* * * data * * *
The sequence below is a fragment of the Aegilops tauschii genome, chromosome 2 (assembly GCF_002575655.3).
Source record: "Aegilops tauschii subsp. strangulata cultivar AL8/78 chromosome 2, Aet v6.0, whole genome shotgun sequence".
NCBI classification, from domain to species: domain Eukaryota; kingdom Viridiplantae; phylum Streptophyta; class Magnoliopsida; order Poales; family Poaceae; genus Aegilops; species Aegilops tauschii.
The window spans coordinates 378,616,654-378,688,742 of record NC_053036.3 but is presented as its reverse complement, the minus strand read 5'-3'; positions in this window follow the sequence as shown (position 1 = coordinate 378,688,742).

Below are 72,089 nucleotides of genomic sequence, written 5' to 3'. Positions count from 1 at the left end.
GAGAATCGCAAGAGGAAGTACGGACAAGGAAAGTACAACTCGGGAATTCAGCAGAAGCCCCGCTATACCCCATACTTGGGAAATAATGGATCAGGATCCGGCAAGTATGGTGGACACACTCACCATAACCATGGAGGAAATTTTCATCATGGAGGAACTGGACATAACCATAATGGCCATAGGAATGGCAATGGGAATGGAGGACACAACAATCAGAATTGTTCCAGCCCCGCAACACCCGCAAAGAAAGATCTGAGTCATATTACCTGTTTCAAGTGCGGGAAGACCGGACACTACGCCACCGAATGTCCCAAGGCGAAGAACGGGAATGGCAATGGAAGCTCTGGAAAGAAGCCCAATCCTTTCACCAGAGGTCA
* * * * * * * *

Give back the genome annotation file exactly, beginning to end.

The sequence below is a fragment of the Aegilops tauschii genome, chromosome 2 (assembly GCF_002575655.3).
Source record: "Aegilops tauschii subsp. strangulata cultivar AL8/78 chromosome 2, Aet v6.0, whole genome shotgun sequence".
NCBI classification, from domain to species: domain Eukaryota; kingdom Viridiplantae; phylum Streptophyta; class Magnoliopsida; order Poales; family Poaceae; genus Aegilops; species Aegilops tauschii.
The window spans coordinates 378,616,654-378,688,742 of record NC_053036.3 but is presented as its reverse complement, the minus strand read 5'-3'; positions in this window follow the sequence as shown (position 1 = coordinate 378,688,742).

Below are 72,089 nucleotides of genomic sequence, written 5' to 3'. Positions count from 1 at the left end.
GAGAATCGCAAGAGGAAGTACGGACAAGGAAAGTACAACTCGGGAATTCAGCAGAAGCCCCGCTATACCCCATACTTGGGAAATAATGGATCAGGATCCGGCAAGTATGGTGGACACACTCACCATAACCATGGAGGAAATTTTCATCATGGAGGAACTGGACATAACCATAATGGCCATAGGAATGGCAATGGGAATGGAGGACACAACAATCAGAATTGTTCCAGCCCCGCAACACCCGCAAAGAAAGATCTGAGTCATATTACCTGTTTCAAGTGCGGGAAGACCGGACACTACGCCACCGAATGTCCCAAGGCGAAGAACGGGAATGGCAATGGAAGCTCTGGAAAGAAGCCCAATCCTTTCACCAGAGGTCA